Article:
Service water: definition and benefits
Water is the basis of life and the earth. Not only for humans, but also for nature and the environment, water is very precious. It provides essential resources for plants, animals and the habitat. The daily use of water in private households makes it clear how important running water is. The definition of service water is simple. Service water is industrial water and is used in private, technical, commercial and agricultural activities. But beware! Service water is by no means the same as drinking water.
In the industrial and commercial sector, industrial water is strictly separated from drinking water for hygienic reasons. This is because industrial water is often used in conjunction with additives for further processing. With regard to the municipal sector, a separation of service water and drinking water is not intended. From a cost perspective, a separate service water supply makes sense in any case in private households in order to be able to save costs in the long term.
What is service water
Service water, as the word implies, is water that is used in the household or in company buildings as utility water. It is not used as drinking water, but is much more suitable for flushing toilets or watering the garden. Even if the service water is not drinking water, this water must meet certain requirements with regard to hygiene regulations. For example, it should be free of lime and salts.
If industrial water is used for technical processes, it is important that the industrial water is treated appropriately for the machine and the process before each process begins. In agriculture, industrial water is often used to irrigate fields.
Since industrial water cannot compete with the prescribed drinking water qualities, the industrial water is therefore not approved as drinking water. According to the Drinking Water Ordinance(TrinkwV), water is considered to be for human consumption(drinking water) provided it does not pose a risk to the human body.
Extraction in summary
Water for human consumption can be obtained in a variety of ways. In the most common cases, however, it is rainwater or groundwater. Precipitation water or rainwater for private households is collected in a variety of ways. One variant for collecting rainwater is the classic rain barrel. Instead of a rain barrel in the garden, underground cisterns also serve optimally to collect the water fairly. The groundwater can be tapped with pumps. The service water obtained in this way can be used for watering private gardens .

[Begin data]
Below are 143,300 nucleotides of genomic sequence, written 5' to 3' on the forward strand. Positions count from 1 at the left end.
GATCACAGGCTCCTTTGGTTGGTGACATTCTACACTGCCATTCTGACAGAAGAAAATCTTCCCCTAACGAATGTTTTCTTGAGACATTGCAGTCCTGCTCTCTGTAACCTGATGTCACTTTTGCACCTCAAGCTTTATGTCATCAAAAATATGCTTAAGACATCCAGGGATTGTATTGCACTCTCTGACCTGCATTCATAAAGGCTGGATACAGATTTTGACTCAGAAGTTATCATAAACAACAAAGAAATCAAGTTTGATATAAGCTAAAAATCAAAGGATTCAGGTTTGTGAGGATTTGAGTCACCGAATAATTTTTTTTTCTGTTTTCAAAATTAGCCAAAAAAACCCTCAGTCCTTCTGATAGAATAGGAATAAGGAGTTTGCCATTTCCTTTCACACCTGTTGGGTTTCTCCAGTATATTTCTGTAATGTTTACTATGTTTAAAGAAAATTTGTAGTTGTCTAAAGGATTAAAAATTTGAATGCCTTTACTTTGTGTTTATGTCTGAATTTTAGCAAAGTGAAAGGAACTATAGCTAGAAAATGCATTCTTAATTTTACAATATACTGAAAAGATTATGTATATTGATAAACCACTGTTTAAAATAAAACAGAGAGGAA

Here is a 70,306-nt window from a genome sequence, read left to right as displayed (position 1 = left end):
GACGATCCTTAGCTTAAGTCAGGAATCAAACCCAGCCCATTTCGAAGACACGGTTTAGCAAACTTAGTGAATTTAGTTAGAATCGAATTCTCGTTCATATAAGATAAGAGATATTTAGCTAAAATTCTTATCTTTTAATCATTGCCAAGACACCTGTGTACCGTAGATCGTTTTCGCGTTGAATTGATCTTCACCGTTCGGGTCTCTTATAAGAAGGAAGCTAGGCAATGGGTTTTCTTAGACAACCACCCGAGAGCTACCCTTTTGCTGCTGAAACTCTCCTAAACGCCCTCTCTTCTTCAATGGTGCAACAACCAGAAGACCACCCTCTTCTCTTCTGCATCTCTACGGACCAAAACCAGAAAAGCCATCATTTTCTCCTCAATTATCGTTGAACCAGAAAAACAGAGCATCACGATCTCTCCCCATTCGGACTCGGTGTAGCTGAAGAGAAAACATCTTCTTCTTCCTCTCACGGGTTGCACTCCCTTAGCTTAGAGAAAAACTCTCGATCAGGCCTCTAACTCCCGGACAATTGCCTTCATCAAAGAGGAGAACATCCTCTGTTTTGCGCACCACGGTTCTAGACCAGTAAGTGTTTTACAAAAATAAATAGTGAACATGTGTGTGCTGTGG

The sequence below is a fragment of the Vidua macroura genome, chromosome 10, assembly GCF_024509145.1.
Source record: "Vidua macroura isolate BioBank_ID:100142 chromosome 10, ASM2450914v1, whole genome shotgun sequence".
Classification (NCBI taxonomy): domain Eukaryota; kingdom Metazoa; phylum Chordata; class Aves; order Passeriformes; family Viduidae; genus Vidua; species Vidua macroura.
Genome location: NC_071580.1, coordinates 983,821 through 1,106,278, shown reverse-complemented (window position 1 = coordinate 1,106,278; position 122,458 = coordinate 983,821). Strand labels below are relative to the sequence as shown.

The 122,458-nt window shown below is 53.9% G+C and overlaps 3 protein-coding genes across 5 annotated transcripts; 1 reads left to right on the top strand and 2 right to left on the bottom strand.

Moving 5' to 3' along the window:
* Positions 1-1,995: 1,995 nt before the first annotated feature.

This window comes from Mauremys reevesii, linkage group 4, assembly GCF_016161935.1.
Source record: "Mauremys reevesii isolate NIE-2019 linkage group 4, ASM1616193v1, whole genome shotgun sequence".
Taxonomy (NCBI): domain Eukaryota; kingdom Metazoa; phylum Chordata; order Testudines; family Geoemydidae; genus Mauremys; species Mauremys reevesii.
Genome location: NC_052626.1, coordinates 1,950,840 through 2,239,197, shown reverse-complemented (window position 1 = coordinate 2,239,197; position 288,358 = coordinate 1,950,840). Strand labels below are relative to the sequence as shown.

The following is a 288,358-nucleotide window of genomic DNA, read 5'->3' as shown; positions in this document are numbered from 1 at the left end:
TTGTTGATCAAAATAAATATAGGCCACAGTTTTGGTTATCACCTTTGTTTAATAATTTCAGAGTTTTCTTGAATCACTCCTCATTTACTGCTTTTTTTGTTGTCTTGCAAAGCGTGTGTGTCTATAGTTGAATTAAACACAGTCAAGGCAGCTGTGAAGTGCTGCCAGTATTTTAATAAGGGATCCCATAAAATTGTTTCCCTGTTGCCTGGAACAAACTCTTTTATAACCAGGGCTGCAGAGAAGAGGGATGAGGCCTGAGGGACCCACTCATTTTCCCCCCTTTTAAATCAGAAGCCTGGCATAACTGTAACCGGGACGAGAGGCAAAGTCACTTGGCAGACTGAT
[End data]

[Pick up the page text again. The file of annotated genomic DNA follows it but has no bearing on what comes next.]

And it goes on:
The extraction of service water in the industrial and commercial sector usually comes from waste water that has already been treated. This waste water is also called grey water and is only slightly polluted and free of faeces. The disposal of used industrial water is disposed of through the sewage system, just like any other type of water.
Areas of application for service water
Perhaps you have already read it in the lines between and now already know what the service water can be used for. Here we would like to give you a general overview once again and show you which areas of application may come into question:
Service water in the household
The service water can be optimally used for various areas and can save you money in some household chores. We recommend that you use domestic hot water for the following purposes:
- Toilet flushing: Flushing toilets with domestic water is one way to reduce water consumption, as this accounts for a large proportion of household water use.
- Washing machine: for the use of clean laundry.